Sapporo is the gateway to the island of Hokkaido, and as it was one of the last areas of Japan that was developed, you can see much influence by the West. From Sapporo, you can easily take days trips to Otaru and also Hakodate City. Famous for fresh seafood particularly Crab and Sea orchin. Also well known for it’s Ramen noodles. Sapporo is also easy access to the Ski fields of Niseko which offers some of the best possible snow you can get.
Japan’s fifth-largest city, and the prefectural capital of Hokkaido, Sapporo is a surprisingly dynamic and cosmopolitan urban center that pulses with energy. Designed by European and American architects in the late 19th century, Sapporo is shaped by its wide grid of tree-lined streets and ample public parks, which contribute to the city’s surprising level of liveability. After a day of exploring the city you can get your energy back over a hot meal, a great proposition given Sapporo’s wholly deserved gastronomic reputation.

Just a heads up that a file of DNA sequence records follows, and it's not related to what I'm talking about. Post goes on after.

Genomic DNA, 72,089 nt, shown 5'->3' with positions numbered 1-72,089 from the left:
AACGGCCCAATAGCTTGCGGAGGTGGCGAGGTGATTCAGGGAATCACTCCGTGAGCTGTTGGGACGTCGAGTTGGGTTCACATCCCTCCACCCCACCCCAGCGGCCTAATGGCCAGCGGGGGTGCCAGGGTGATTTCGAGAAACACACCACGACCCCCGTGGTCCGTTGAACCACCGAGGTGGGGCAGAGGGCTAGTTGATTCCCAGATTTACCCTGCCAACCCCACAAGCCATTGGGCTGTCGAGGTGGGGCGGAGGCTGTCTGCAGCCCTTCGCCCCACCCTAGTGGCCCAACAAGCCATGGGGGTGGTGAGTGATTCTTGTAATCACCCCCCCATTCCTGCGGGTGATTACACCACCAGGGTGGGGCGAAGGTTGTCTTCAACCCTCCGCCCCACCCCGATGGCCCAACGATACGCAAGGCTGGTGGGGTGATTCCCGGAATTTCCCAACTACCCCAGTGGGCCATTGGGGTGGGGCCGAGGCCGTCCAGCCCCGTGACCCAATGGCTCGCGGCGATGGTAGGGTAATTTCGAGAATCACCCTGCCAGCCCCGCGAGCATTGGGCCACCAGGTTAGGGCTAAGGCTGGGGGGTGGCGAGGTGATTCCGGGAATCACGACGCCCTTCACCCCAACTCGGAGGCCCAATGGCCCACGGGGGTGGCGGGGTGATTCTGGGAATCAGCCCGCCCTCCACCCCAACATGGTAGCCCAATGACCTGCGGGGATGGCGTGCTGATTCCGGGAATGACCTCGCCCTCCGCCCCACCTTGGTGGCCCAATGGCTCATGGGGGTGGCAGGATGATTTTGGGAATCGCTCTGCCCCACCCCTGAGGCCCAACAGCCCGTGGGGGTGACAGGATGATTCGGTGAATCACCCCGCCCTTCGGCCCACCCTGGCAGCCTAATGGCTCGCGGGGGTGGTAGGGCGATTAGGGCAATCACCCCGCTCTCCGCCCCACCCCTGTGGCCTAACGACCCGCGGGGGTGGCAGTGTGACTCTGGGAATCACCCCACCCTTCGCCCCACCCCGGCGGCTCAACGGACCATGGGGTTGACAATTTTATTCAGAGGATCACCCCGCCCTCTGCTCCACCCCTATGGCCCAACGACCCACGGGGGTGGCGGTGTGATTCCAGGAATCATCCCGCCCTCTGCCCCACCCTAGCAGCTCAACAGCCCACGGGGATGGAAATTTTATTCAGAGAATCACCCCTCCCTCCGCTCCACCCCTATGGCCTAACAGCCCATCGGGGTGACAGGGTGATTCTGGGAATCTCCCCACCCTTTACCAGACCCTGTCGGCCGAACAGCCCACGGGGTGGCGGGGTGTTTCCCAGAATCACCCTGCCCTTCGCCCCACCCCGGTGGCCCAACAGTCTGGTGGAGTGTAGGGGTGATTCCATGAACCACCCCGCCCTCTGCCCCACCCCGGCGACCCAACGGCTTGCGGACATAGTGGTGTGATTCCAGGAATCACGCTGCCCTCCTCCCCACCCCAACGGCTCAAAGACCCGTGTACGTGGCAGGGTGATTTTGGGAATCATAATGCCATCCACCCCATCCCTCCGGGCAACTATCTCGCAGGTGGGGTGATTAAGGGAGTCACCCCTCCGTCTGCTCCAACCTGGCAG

As the island’s main access point and transport hub, Sapporo serves as an excellent base for striking out into the wilds. But make sure you leave enough time to see Sapporo itself. Sapporo is a major tourist destination in itself, especially for those partial to the delicious liquid gold that is Sapporo beer. If you’re planning long periods of time hiking in isolation, you might want to first indulge in a bit of the raucous nightlife of the Susukino district. And, of course, if you come in February, don’t miss out on the Sapporo Snow Festival (Yuki Matsuri), a winter carnival highlighted by frozen sculptures of everything from brown bears and tanuki (racoon dogs) to Godzilla and Doraemon.